Uptime Blog


ROI Without the Interrogation

Anne Deming ON Nov 18, 2015

I’m in a windowless room. Bright lights shine painfully from above as five strangers in khakis ask me question after question after question. I clear my throat and try again to address their demands. Wiping my sweaty palms, I reach slowly for the phone to send a message to my loved ones that I won’t be coming home tonight.

It sounds like the opening scene of a crime drama, but this scenario is all too familiar for an IT professional building a technology return on investment (ROI). Luckily, times are changing and ROIs are evolving for the good of everyone involved.

Today, technology is as necessary to business as air is to breathing. We live in a world of data centers, cloud computing, countless monitoring tools, terabytes of data and IT professionals frantic to keep the lights on for a business world that never sleeps. The need for investments in technology is undeniable, but justifying the cost to business stakeholders can seem impossible. Enter the ROI.

How often do you miss your target resolution times for major incidents?

How often do you miss your target resolution times for major incidents?

ROI ain’t what it used to be
In the past, an ROI was an extensive and detailed Q&A. A long list of questions required answers that are very difficult to quantify and deliver. These old school ROIs had to be painstakingly compiled before a purchase could move forward – even if the year of utilization was 2015. Many businesses brought in a consultant to conduct an endless interrogation, much like the scenario above, to uncover every possible penny to dump into an elaborate spreadsheet averaging 10 tabs, pivot tables, and a mysterious algorithm whose origins only Stephen Hawking could accurately determine.

Does a business application outage have a significant impact on downtime?

Does a business application outage have a significant impact on downtime?

Unfortunately, many organizations are still stuck with an archaic questionnaire citing industry costs from 2005. It’s laughable really. What if I tried to sell my house the same way? I’m sure I’m not the only one who wants the Zillow estimate on my home investment before the market adjusted in 2008. But it’s just not applicable for the housing market anymore. Therefore, just like the housing market, we need a process to produce a true return on investment. The technology ROI should focus on what is relevant and true today, versus our rose-colored view from 2000.

So what should you do?
Mature customers are now taking a hard look at true metrics that reflect not only the infrastructure but also the process in place for the very people who bleed company java (the coffee and the code). With the explosion of cloud computing, funding of IT projects has changed almost overnight. IT can no longer sit comfortably in the capital expenditure column of a company’s P&L, safe under the cover of EBITDA. Instead technology is caught under the microscope of an operational expense. This is not a bad thing. It does, however, require a new level of cooperation with your vendor. The technology you purchase is only half of the equation. Experience is the other.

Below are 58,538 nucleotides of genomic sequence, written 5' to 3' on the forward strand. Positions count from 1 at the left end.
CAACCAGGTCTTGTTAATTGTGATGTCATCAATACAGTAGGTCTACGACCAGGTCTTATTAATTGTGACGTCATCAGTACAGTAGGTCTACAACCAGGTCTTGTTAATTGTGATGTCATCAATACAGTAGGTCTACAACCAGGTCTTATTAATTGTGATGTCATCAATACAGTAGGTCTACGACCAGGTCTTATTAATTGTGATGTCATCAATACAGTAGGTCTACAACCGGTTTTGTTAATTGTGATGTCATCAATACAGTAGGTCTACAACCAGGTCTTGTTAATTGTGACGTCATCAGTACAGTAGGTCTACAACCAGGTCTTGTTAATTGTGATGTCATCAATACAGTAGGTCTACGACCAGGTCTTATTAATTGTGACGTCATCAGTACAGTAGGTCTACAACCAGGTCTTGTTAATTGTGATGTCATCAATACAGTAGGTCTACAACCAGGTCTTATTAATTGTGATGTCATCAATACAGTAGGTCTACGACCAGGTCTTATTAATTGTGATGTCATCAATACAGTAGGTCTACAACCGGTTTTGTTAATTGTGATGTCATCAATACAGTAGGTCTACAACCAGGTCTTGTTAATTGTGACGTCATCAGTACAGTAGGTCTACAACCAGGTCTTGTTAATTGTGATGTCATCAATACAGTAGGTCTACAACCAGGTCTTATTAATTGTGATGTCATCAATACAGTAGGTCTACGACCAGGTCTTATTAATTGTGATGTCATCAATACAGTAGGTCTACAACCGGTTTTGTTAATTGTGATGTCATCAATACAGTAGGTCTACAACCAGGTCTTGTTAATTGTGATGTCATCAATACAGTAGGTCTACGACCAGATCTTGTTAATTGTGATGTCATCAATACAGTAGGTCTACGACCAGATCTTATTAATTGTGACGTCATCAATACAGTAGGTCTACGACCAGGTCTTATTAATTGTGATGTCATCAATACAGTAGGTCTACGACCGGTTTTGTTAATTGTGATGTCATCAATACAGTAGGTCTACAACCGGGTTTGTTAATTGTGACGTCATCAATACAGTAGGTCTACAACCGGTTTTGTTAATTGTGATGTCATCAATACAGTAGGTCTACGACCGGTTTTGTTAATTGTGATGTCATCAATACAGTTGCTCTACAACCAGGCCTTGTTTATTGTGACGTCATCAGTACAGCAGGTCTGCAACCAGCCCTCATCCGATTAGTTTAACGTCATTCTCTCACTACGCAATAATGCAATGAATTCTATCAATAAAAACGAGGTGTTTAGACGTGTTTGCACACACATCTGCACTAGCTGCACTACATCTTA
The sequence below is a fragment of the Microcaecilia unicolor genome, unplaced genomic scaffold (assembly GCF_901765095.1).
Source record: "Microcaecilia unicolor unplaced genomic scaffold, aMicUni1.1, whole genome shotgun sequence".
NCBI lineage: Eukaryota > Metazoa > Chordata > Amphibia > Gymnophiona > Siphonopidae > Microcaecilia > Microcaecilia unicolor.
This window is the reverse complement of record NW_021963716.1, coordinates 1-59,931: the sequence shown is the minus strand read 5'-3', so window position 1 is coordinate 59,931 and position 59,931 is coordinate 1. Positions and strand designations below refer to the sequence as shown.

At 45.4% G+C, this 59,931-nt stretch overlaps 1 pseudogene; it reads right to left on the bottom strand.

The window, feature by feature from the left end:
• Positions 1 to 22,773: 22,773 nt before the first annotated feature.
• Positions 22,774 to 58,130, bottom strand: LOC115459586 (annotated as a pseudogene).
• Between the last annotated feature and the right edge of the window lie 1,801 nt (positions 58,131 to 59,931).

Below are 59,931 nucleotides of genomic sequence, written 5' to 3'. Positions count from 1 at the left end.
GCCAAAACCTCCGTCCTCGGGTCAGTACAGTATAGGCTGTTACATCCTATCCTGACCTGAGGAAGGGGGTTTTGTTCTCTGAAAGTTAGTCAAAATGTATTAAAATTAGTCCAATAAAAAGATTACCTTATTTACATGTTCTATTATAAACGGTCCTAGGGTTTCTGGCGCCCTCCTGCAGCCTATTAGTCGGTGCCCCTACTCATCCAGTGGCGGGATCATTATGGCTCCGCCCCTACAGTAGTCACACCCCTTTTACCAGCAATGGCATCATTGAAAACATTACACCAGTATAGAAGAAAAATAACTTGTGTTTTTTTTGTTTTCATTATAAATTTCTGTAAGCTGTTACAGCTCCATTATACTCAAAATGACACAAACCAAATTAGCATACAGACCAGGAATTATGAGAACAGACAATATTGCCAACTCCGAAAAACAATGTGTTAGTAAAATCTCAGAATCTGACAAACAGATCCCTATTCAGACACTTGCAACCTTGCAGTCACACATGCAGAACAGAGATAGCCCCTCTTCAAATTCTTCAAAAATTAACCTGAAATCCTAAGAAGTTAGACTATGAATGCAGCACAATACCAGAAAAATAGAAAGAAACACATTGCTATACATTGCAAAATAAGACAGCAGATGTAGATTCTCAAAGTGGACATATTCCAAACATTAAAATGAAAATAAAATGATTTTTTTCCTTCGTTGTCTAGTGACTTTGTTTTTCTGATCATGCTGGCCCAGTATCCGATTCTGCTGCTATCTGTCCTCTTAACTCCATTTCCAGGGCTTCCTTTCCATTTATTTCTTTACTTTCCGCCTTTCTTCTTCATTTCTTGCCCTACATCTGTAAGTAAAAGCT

Are IT and the business aligned on what constitutes a major incident?

Are IT and the business aligned on what constitutes a major incident?

Most executives depend on the competence and knowledge of their advisors. For IT, this means finding a vendor who has experience in the arena of your project. Vet your vendors carefully and put your trust in their ability. If you don’t have a relationship with your technology vendors – if you can’t trust their experience, their references, and their response to your unique business process and philosophy – run for the hills.

We all look to the experts, to those who adapt and ask compelling questions as we endeavor to bring the best decisions forward. For an IT professional, having a trusted vendor is an essential piece of that success. You invest in your employees, you invest in technologies, and you must invest in a true connection to your IT vendors. That trust enables you to navigate the complex landscape of people, process and technology. This is a glorious moment when an ROI simply becomes part of that great relationship.

There is a natural exchange filled with candor and debate. Interrogations give way to dialogue. Open exchanges, customer experiences and tribal knowledge overflow into the evaluation process, producing a viable, logical ROI as a natural by-product of your journey.

The benefit is twofold:

  1. You gain a vendor resource at your disposal throughout the project and beyond instead of a shadowy stranger who disappears once the purchase order is signed.
  2. As your business evolves and the landscape changes, your vendor ensures the technology you depend on stays relevant for the long term.
2016 Survey Report: Major Incident Management Trends

2016 Survey Report: Major Incident Management Trends

In the past, an ROI was all about the numbers. Fortunately, people have become a crucial part of the investment.

And it’s about time.

Intrigued by the major incident management statistics in this blog post? You can read a lot more in the report from an independent survey by Dimensional Research. Read 2016 Survey Report: Major Incident Management Trends and see how you stack up against your peers.